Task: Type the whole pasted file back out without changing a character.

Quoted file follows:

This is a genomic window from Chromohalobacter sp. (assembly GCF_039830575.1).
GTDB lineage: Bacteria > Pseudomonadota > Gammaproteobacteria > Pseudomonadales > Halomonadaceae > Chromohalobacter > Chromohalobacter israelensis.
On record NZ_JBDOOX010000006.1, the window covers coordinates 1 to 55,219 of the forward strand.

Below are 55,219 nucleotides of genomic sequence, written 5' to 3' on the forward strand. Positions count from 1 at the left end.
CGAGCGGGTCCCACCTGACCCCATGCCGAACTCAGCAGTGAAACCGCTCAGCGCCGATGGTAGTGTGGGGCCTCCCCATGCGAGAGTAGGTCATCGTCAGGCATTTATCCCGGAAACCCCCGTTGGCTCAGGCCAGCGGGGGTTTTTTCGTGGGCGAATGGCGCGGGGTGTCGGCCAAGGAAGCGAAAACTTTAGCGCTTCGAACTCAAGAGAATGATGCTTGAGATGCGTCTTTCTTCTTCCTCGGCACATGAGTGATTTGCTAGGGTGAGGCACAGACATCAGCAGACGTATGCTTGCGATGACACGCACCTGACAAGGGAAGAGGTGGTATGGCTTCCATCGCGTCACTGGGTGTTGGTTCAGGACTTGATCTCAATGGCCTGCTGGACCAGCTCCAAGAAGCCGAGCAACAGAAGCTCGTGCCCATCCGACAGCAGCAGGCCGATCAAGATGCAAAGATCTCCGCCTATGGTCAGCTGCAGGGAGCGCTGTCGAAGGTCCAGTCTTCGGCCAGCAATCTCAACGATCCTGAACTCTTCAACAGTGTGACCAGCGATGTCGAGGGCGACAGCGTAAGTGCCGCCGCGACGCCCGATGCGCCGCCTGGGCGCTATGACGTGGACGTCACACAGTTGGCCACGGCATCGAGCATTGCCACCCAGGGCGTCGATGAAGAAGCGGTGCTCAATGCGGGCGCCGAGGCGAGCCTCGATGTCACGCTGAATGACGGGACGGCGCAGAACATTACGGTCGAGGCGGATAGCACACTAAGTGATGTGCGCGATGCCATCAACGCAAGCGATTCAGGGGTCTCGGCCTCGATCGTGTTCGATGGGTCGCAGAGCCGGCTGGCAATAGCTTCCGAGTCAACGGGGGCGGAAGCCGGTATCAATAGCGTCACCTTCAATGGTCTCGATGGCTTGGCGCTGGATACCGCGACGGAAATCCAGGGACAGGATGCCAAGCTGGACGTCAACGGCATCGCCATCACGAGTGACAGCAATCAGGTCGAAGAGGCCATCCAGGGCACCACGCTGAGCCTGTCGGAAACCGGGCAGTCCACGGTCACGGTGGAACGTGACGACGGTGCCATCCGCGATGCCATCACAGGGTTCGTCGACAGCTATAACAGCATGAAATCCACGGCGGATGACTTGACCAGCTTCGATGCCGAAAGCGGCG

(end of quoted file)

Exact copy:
This is a genomic window from Chromohalobacter sp. (assembly GCF_039830575.1).
GTDB lineage: Bacteria > Pseudomonadota > Gammaproteobacteria > Pseudomonadales > Halomonadaceae > Chromohalobacter > Chromohalobacter israelensis.
On record NZ_JBDOOX010000006.1, the window covers coordinates 1 to 55,219 of the forward strand.

Below are 55,219 nucleotides of genomic sequence, written 5' to 3' on the forward strand. Positions count from 1 at the left end.
CGAGCGGGTCCCACCTGACCCCATGCCGAACTCAGCAGTGAAACCGCTCAGCGCCGATGGTAGTGTGGGGCCTCCCCATGCGAGAGTAGGTCATCGTCAGGCATTTATCCCGGAAACCCCCGTTGGCTCAGGCCAGCGGGGGTTTTTTCGTGGGCGAATGGCGCGGGGTGTCGGCCAAGGAAGCGAAAACTTTAGCGCTTCGAACTCAAGAGAATGATGCTTGAGATGCGTCTTTCTTCTTCCTCGGCACATGAGTGATTTGCTAGGGTGAGGCACAGACATCAGCAGACGTATGCTTGCGATGACACGCACCTGACAAGGGAAGAGGTGGTATGGCTTCCATCGCGTCACTGGGTGTTGGTTCAGGACTTGATCTCAATGGCCTGCTGGACCAGCTCCAAGAAGCCGAGCAACAGAAGCTCGTGCCCATCCGACAGCAGCAGGCCGATCAAGATGCAAAGATCTCCGCCTATGGTCAGCTGCAGGGAGCGCTGTCGAAGGTCCAGTCTTCGGCCAGCAATCTCAACGATCCTGAACTCTTCAACAGTGTGACCAGCGATGTCGAGGGCGACAGCGTAAGTGCCGCCGCGACGCCCGATGCGCCGCCTGGGCGCTATGACGTGGACGTCACACAGTTGGCCACGGCATCGAGCATTGCCACCCAGGGCGTCGATGAAGAAGCGGTGCTCAATGCGGGCGCCGAGGCGAGCCTCGATGTCACGCTGAATGACGGGACGGCGCAGAACATTACGGTCGAGGCGGATAGCACACTAAGTGATGTGCGCGATGCCATCAACGCAAGCGATTCAGGGGTCTCGGCCTCGATCGTGTTCGATGGGTCGCAGAGCCGGCTGGCAATAGCTTCCGAGTCAACGGGGGCGGAAGCCGGTATCAATAGCGTCACCTTCAATGGTCTCGATGGCTTGGCGCTGGATACCGCGACGGAAATCCAGGGACAGGATGCCAAGCTGGACGTCAACGGCATCGCCATCACGAGTGACAGCAATCAGGTCGAAGAGGCCATCCAGGGCACCACGCTGAGCCTGTCGGAAACCGGGCAGTCCACGGTCACGGTGGAACGTGACGACGGTGCCATCCGCGATGCCATCACAGGGTTCGTCGACAGCTATAACAGCATGAAATCCACGGCGGATGACTTGACCAGCTTCGATGCCGAAAGCGGCG